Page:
I finally found some time (and resources) to experiment with having WordPress on my local machine so I can play around with WordPress themes. The goal is to eventually create my own theme that I can use for more experimentation. I also want to propose running WordPress on my local work servers so we can use P2 for internal communication. During one of our mini-meetings, communication was brought up and I really think P2 would work for us if they give it a shot. They don’t want to get rid of meetings and I have no problem with that but I think a central area where we can post our projects, invite people to participate, add files, and keep documentation in one spot would be wonderful to have. We rely heavily on e-mail and you would not believe the size of our archives. (Wish me luck trying to convince the big bosses to embrace something new.)
So back to WordPress running smoothly (for now) on my laptop. Wheee!
I really want to polish my html, css and learn a bit of php and I find that I learn better if I have an actual project that I am working on as opposed to passively reading help files. I am using code academy as well (love the presentation of that one) Although I am currently working on two actual sites right now (on top of my day job), the “clients” wanted me to use specific themes for the site so it’s more about customizing the pre-made themes rather than creating something from scratch.
I found a great guide for beginners at wpmudev. The codex will be my guide fo most of this but there are a lot of other resources I can use too. I guess the bulk of my next few posts will be about this little journey of mine. (I wish my body doesn’t need sleep. So much to learn, so little time.)
Yes I do.
I was trying to look back and remember when I started using technology. It’s very interesting how I had no hot water growing up (not really THAT necessary living in a tropical country), had a one burner gas stove for a family of four but I had a computer. And internet. Granted back then it was just dial-up, it was still neat to have that technology at home. For someone who resisted owning a cellphone for the longest time, this was a big step up.
Careerwise, I never really had the nerve to pursue the path that I really wanted to take. Certain routes were strongly ingrained in me (healthcare, education, business degrees only) and the fear of poverty always kept me from taking any major risks earlier in my life. So while I thoroughly enjoyed almost every job that I had and did quite well for myself, a part of me felt that something was missing. Thankfully, the web offered me opportunities to learn skills to dabble and have fun with that is not related to my job at that time. It was just a matter of squeezing some “play time” for me.
Right now, I live in rural midwest which means that without connectivity, I will probably shrivel up and die a slow painful death. I get my books online, streaming for shows, even diapers and wipes for the kiddo. If there is something that I need to learn for work or play, all I have to do is look for it online.
May one day I can be involved in a career involving something online. 🙂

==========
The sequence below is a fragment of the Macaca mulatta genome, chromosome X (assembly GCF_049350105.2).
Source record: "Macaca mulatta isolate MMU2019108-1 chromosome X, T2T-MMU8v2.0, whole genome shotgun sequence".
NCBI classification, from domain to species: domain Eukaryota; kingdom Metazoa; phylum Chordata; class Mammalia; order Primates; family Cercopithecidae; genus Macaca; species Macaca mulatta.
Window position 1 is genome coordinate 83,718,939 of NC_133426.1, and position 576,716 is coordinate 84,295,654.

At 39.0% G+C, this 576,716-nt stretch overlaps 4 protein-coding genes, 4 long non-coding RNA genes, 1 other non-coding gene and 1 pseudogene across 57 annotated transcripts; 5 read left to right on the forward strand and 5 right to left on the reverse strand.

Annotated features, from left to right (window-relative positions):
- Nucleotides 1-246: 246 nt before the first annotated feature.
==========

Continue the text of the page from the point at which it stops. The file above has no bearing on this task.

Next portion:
I was thinking about Amanda Palmer’s talk on “The Art of Asking” on TED as well as her expounding about it in her book. Of course it mostly dealt with artists and the asking/giving dynamic that happens but it made me want to write this post about helping but more specifically, asking for help.
Helping others is a part of most people’s day. No matter what they say about this being such a big bad world, just jump online or look to your neighbor and you can see little gestures and someone lending a helping hand. Of course there will always be those who have nothing better to do than to be nasty but for the most part, I have been very fortunate because most of the people that I have met online and off have all been nice, normal and helpful people. Some folks even do it professionally as support people, as tech support or customer support.
What I want to focus on is how to ask for help (and yes it took two paragraphs to get there) more effectively. People WANT to help but we have to equip them with enough tools to allow them to use their expertise to help us. There are only five things that I feel we have to keep in mind:
1. Be specific – Details! If you are asking for tech support, try to remember the steps that led do the “error” that you have, or perhaps even supply screenshots and if you remember, tell them how often it happens. Links are helpful as well. Outline things that you have already tried to fix the problem so they don’t waste time trying something that won’t work.
2. Be nice and polite. Always. There is absolutely, NO reason to be rude.
3. Be patient. Sometimes, the person helping us need to look some stuff up, or ask a resource person, or have to do a bit more troubleshooting.
4. Be persistent. A nudge here and there wouldn’t hurt to help with follow through.
5. Pass it on! Someone helped you? Perhaps at some point, we get to help someone else too. 🙂
Note: I just started reading Amanda Palmer’s book and pretty good so far. 🙂
“I need the drive and energy to do something productive. The monotony of my days breed dissatisfaction and boredom. Most days I just want to crawl into bed and hide from the world. Preferably with a good book of course.”